products, milk and dairy products, and sugar. He called for
concerted policies in agricultural reform, sharing of crop
information, and various forms of technical cooperation as a first
step toward a common CIS agricultural market. Certain CIS states
who traditionally supply the Russian market, however, are
interested in the immediate removal of tariff barriers, some of
which reflect the protectionist interests of Russia's agricultural
lobby. -- Vladimir Socor, RFE/RL, Inc.

                    CENTRAL AND EASTERN EUROPE

Budapest within the framework of the Conference on Security and
Cooperation in Europe summit, Ukraine, Belarus, and Kazakhstan
formally joined the Nuclear Nonproliferation Treaty, international
agencies reported on 5 December. The way is now paved toward the
implementation of the START-1 Treaty reducing the long-range
nuclear weapons held by the United States and the former Soviet
Union. US President Bill Clinton, attending the ceremony along
with other world leaders, said the US and former Soviet nuclear
arsenals will be cut by more than 60 percent from the Cold War
peak. He noted that Ukraine's decision to renounce the hundreds of
warheads it inherited was a "bold move away from the nuclear
precipice." Ukraine had long accepted in principle that it should
become a non-nuclear state but had insisted that it receive
security and other guarantees from the five major nuclear powers.
The United States, Britain, and Russia gave assurances that they
will respect Ukraine's territorial integrity and will not attack
it. France and China have issued similar guarantees. Ukraine is
expected to become a weapons-free nation around the turn of the
century. Belarus and Kazakhstan have already given up their
nuclear arsenals. -- Jan Cleave, RFE/RL, Inc.

featured in several speeches at the CSCE summit in Budapest on 5
December, and nowhere more than in the address by the embattled
republic's President Alija Izetbegovic. International media quoted
him as saying " What is happening in Bosnia is the weakness of the
West" and "Paris and London have from the very beginning taken the
role of Serbia's protectors." He noted, in reference to Serbian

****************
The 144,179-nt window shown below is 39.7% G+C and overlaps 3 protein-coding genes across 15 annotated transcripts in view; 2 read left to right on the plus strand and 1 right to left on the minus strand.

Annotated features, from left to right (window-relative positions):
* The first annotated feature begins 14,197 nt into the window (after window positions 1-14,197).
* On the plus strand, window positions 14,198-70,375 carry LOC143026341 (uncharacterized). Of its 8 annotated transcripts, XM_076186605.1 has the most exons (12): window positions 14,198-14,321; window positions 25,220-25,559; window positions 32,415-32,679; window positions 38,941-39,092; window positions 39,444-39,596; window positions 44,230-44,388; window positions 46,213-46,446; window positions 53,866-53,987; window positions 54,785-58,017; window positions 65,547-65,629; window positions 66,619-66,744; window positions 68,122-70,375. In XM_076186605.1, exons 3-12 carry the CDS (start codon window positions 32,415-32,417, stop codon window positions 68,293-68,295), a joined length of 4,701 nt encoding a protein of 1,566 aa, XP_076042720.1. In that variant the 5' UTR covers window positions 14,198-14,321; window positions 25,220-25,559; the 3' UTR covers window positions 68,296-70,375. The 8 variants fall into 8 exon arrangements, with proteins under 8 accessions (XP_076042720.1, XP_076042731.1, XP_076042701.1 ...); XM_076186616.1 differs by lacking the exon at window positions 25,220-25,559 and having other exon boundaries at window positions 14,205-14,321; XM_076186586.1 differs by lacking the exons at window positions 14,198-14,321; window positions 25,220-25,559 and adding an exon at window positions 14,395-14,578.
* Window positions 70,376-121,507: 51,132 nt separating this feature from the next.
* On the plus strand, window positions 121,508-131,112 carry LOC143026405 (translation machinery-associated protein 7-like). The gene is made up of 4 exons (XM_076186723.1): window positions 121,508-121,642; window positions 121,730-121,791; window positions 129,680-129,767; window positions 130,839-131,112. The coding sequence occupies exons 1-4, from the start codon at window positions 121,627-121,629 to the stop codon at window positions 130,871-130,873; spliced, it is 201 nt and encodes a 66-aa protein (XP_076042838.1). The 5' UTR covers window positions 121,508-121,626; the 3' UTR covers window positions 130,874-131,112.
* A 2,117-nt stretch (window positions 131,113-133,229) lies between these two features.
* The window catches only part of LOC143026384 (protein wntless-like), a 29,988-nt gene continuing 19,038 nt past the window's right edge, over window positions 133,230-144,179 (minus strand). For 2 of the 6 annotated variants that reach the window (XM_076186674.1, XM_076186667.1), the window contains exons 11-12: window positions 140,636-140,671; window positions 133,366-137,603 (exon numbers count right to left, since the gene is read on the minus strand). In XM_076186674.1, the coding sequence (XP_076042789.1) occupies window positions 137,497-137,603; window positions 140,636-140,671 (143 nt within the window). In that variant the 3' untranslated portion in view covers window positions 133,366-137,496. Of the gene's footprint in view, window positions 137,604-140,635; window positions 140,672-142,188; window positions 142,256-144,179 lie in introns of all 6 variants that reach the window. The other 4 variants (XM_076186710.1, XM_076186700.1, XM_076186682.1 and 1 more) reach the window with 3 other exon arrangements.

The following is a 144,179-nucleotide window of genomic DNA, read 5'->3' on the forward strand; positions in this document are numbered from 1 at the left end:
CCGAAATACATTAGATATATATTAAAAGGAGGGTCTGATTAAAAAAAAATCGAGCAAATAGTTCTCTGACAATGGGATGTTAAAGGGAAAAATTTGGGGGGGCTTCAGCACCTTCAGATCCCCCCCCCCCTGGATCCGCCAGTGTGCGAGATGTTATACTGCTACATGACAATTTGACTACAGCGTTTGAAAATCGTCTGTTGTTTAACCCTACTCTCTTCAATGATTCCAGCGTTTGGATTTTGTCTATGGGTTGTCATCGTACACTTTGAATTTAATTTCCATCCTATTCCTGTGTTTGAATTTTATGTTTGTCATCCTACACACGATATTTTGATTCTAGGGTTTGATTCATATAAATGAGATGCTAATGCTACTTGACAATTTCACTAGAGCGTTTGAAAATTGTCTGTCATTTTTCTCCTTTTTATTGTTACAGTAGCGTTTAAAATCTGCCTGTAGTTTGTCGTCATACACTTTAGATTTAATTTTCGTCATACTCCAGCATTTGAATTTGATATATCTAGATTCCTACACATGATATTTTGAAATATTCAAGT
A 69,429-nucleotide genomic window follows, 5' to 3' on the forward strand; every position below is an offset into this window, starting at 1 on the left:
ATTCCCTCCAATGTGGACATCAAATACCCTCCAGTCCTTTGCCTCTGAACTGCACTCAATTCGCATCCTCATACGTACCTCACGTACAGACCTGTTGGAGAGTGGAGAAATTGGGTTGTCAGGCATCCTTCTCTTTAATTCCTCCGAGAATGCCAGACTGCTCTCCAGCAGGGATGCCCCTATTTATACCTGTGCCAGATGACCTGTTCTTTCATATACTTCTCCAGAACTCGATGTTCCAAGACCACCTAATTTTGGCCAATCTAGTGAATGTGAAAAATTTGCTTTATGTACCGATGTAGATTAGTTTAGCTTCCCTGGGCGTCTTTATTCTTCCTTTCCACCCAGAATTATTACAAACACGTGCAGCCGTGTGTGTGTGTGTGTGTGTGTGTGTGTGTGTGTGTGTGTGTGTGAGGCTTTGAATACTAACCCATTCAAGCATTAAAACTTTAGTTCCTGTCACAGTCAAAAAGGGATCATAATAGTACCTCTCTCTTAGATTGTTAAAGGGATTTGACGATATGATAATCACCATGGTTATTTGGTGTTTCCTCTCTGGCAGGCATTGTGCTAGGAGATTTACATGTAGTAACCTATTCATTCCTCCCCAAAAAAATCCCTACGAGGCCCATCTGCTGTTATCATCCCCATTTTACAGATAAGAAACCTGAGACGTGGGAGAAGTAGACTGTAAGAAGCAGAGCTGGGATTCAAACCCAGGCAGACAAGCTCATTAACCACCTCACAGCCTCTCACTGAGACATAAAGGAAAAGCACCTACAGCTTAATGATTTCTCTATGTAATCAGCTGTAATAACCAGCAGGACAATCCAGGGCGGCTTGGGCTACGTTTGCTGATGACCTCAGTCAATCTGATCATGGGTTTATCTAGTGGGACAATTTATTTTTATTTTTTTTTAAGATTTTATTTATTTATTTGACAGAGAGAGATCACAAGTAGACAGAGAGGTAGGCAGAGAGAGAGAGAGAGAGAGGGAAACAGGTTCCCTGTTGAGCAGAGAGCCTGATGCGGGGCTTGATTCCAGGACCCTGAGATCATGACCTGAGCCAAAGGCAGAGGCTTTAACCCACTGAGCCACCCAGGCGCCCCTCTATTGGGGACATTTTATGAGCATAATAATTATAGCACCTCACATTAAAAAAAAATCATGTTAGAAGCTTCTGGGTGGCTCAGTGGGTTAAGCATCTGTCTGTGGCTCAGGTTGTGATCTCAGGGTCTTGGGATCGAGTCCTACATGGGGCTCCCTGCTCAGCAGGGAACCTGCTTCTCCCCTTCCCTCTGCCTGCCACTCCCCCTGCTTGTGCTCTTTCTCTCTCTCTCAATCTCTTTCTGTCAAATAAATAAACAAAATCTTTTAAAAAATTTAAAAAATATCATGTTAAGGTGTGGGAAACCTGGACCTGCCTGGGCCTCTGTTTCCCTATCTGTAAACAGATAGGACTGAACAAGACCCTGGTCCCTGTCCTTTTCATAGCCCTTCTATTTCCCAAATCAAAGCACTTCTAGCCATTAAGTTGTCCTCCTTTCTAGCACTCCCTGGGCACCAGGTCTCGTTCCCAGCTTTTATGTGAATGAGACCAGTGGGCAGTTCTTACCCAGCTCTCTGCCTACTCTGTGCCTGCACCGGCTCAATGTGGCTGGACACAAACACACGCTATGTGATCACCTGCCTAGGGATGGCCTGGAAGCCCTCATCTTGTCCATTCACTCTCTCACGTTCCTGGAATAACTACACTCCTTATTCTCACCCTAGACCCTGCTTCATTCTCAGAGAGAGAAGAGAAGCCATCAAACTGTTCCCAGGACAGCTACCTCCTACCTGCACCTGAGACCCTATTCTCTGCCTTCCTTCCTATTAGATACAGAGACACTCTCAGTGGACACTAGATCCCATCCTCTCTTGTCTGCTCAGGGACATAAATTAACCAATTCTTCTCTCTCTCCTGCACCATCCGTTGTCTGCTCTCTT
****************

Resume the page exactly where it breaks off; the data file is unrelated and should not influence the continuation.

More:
attacks on the UN-declared "safe area" of Bihac, that "NATO cannot
save one endangered city." Izetbegovic also painted a bleak
picture of the new world order as a result of this conflict:
"Against a serious illness they applied tranquilizers. The result
will be a discredited United Nations, a ruined NATO, Europeans
demoralized by a feeling of inability to respond to the first
crisis after the cold war. I hope that the friends of Bosnia did
not take offense at these words. As for those others, after
everything which has occurred, I do not care." -- Patrick Moore,
RFE/RL, Inc.

Tudjman, also attending the CSCE summit, expressed similar
sentiments to those of Izetbegovic, even if his language was
milder. He said Western policy had been "hesitant and lukewarm"
and warned again that Croatia may have to use force to regain the
approximately one-third of its territory under rebel Serbian
control. British Prime Minister John Major did not respond to
Izetbegovic's criticism of London's policies but charged the
Bosnian Serbs with creating an unacceptable situation by not
cooperating with peacekeepers. He also repeated Britain's
now-frequent threat to pull its troops out if need be. Turkish
Prime Minister Tansu Ciller pointed out that "we have accepted
certain principles in the CSCE. Unless we give life to them, they
are irrelevant." US President Bill Clinton, continuing his
recently adopted stance of not blaming any side in the conflict,
called on all of them to "end your aggression, agree a cease-fire,
[and] settle your differences around the negotiating table." He
concluded that "we must work to prevent future Bosnias." RFE/RL's
South Slavic Service commentator, however, when asked what he
thought would come out of the conference as far as Bosnia is
concerned, answered "nothing." -- Patrick Moore, RFE/RL, Inc.

released seven Ukrainians on 5 December, Bosnian Serb forces
continue to hold about 350 of their international colleagues. The
BBC quoted British Defense Secretary Malcolm Rifkind as saying
that continued harassment would make the peace-keepers' mission
pointless. The New York Times on 6 December cites a UN spokesman
in Sarajevo as saying that "the international community should
understand that the Bosnian Serbs are not only waging war against
the Bosnian government in Bihac, they are targeting UNPROFOR . . .
in a carefully calculated insult against the United Nations." The
newspaper adds that Serbs have begun using incendiary shells
against Velika Kladusa, where 500 government troops are holding
out against 2,000 attackers. Another UN officer said the Serbian
attackers "don't want to talk, they want to kill. What does the
West think it can do, say 'pretty please' and the bloodshed will
stop?" The Washington Post reports. -- Patrick Moore, RFE/RL, Inc.

reported on 5 December that Serbian President Slobodan Milosevic
had received a delegation of 15-20 representatives from Pale,
headed by Bosnian Serb "Foreign Minister" Aleksa Buha. A joint
declaration said the Bosnian Serbs should study the possible
acceptance of the "Contact Group's" plan, provided constitutional
issues were clarified and changes made in the proposed map. A BBC
commentator said the delegation was sent with Bosnian Serb leader
Radovan Karadzic's approval and that its arrival in Belgrade was a
positive signal from Pale to Milosevic and the Contact Group. The
commentator also noted, however, that Karadzic could have sent